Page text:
So you’ve decided that what your backyard needs is a new pool. With a gorgeous pool of your very own you can actually enjoy the summer sun and have a great place for your family and friends to hang out.
But before you even start planning your next pool party, the first question you need to answer is: What size pool do you want? This is a multifaceted question that requires a bit of thought. Today we’re going to talk about your options and how to make that all-important decision.
Standard Pool Sizes
Pools can be any size or shape you choose. There is a ton of space here for creativity and imagination… limited only by your budget and the size of your outdoor space. There are, however, some standard pool sizes to think about that are a great jumping-off point (pun intended).
The most common pool shape overall is the rectangular pool. The long side is typically twice as long as the short side with an average depth of 5.5 ft. The top 3 dimensions are:
- 10 ft x 20 ft
- 15 ft x 30 ft
- 20 ft x 40 ft
The best way to figure out if any of these will work for you is to grab the measuring tape and some string to measure and mark off the space in your yard. This way, you don’t have to imagine what it will look like, you can actually see the space and how it will fit into your yard.
This shape is great for a large group of people, whether a big family or pool party and they double as a lap pool for exercise when you feel like getting up early for a morning swim.
Small Pools (or Mini Pools)
The average size home swimming pool is roughly 600 square feet, which is pretty darn big if you think about it. If you’re working with limited space but desperately want a refreshing summer escape, a small pool (or mini pool) might be just what the doctor ordered.
Small pools can be anywhere from 100 to 215 square feet in size. They are super cute and can be a great little retreat from the heat with one or two lounge chairs alongside. The major selling point of these beauties is that they might not even require planning permission or a declaration of works (depending on where you live).
Things to Consider When Choosing a Pool Size
Before you hire contractors and the backhoe starts digging a hole, it’s a good idea to start your brainstorming session by thinking about what space you’re working with and what you hope to get out of your new pool.
How much space do you have in your backyard?
Space and location are the two biggest considerations to keep in mind when you’re planning for your new pool. Pools come in all shapes and sizes and can be customized to fit beautifully in whatever space you have.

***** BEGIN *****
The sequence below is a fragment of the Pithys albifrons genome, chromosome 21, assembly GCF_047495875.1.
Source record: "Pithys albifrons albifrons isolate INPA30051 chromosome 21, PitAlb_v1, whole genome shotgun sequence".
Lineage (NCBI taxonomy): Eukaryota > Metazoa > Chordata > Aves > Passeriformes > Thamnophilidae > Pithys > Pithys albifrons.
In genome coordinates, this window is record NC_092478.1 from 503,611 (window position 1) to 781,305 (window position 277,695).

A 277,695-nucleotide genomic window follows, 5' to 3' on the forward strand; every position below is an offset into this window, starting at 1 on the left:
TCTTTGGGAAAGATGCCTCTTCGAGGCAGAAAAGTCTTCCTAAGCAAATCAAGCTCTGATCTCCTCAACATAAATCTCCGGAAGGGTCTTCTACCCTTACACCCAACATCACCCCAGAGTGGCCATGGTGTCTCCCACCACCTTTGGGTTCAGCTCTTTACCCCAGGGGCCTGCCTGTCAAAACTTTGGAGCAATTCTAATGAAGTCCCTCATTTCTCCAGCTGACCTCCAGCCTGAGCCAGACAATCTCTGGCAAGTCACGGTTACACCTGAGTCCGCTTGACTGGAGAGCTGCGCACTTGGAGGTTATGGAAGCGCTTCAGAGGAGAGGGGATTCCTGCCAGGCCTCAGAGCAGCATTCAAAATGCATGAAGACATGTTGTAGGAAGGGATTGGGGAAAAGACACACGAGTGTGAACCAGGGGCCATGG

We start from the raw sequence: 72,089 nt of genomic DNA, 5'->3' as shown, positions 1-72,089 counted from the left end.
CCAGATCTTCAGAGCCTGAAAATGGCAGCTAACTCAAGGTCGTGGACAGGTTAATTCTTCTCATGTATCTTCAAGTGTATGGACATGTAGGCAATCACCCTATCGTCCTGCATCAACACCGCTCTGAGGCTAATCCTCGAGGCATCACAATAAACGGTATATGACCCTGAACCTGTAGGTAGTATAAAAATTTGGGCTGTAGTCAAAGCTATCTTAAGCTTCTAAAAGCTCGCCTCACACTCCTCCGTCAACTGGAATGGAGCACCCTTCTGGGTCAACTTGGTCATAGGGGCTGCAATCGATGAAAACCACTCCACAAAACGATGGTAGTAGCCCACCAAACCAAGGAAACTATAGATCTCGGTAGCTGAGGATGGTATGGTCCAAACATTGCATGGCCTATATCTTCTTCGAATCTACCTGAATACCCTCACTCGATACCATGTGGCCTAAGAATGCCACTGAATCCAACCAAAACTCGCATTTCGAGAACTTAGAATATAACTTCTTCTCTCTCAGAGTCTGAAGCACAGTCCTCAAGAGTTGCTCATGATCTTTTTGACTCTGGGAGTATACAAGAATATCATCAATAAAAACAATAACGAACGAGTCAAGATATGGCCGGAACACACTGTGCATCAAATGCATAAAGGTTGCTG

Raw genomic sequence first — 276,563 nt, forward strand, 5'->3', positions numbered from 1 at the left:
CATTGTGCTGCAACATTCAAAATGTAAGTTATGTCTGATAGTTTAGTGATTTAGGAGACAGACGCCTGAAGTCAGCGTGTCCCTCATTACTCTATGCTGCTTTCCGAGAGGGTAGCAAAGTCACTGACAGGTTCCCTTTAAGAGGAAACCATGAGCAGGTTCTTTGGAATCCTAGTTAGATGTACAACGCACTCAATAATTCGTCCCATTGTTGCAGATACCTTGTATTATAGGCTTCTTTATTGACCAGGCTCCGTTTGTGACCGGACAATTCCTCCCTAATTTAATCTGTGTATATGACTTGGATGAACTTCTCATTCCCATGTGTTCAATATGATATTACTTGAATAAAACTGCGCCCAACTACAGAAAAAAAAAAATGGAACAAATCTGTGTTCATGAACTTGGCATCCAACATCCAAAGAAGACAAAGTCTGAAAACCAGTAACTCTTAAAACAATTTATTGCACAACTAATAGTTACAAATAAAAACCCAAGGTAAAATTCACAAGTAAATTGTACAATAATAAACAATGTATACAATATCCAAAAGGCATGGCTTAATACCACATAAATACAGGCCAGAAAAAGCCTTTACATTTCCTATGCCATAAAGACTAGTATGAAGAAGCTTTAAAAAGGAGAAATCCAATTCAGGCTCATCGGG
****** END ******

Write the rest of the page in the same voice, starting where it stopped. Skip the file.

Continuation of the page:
That being said, if you have a courtyard or small backyard, trying to squeeze a large resort-style lagoon into a tight space might not be the best idea. Working within your limitations to create a beautiful and liveable area without feeling crowded is the ultimate goal.
How big is your family?
Just because you have a big family doesn’t mean you need to have the biggest pool in the world. Kids will be excited by a pool in their backyard, no matter the size. If you’re looking for a big space for pool volleyball or activities, a larger pool might be your best option.
However, if your family just wants a nice place to take a cool dip on hot summer days, no one is going to complain about a small or moderate-sized pool. I mean, even a kiddie pool looks refreshing if the temperature is warm enough.
Do you like to swim laps?
If your main goal in getting a new pool is exercise, a lap pool might be the perfect choice for you. Lap pools are also great for smaller backyards because they can be built longer and skinnier than a traditional, rectangular pool.
If you need your new pool to pull double-duty, a medium-sized rectangular pool that could accommodate a handful of family and friends as well as give you a charming exercise place could be the perfect solution.
Do you like to dive?
If you plan to install a diving board in your new pool, you need to plan for something wider and much deeper than the average pool. There’s nothing worse than divers smacking into the sides or bottom of your pool when they’re trying to show off their triple backflip.
Diving in residential pools can actually pose other problems that are unrelated to your space or pool depth. Some locales restrict the use of diving boards in private pools for safety or liability reasons. It’s a good idea to check on your local regulations related to diving (and pool ownership, in general) before embarking on your new project.
How much entertaining do you like to do?
Pool parties are awesome. Especially if you really kit out your backyard with the works: barbeque grill, cabanas, and maybe even a slide. Your acreage and budget will dictate the limitations of your imagination here.
A good rule of thumb to keep in mind is that even if you do like to have big blowout parties, usually no more than 50% of your guests will ever be in the pool at a given time. Even if you have tons of parties, you don’t need to build a monster pool to accommodate your buddies. Even being near a pool lends a relaxing ambiance that really classes up any outdoor gathering all by itself.
What’s your patio setup like?
Give a think to your outdoor furniture or what you plan to buy. Do you have a deck or patio space already built? Or do you have a blank canvas to work with? Any pool design you can adapt to your current layout will save you time and money, not to mention look more natural when it’s completed.
(Pool) Size Matters…. For Your Lifestyle
No matter what size pool you choose, as long as you take into account your needs, your outdoor space, and the main reason you’re looking to get a pool in the first place — you can’t go wrong.
Having a pool of any size is a great addition to your home, a cool escape on a steamy day, and a relaxing place to spend time with your family and friends.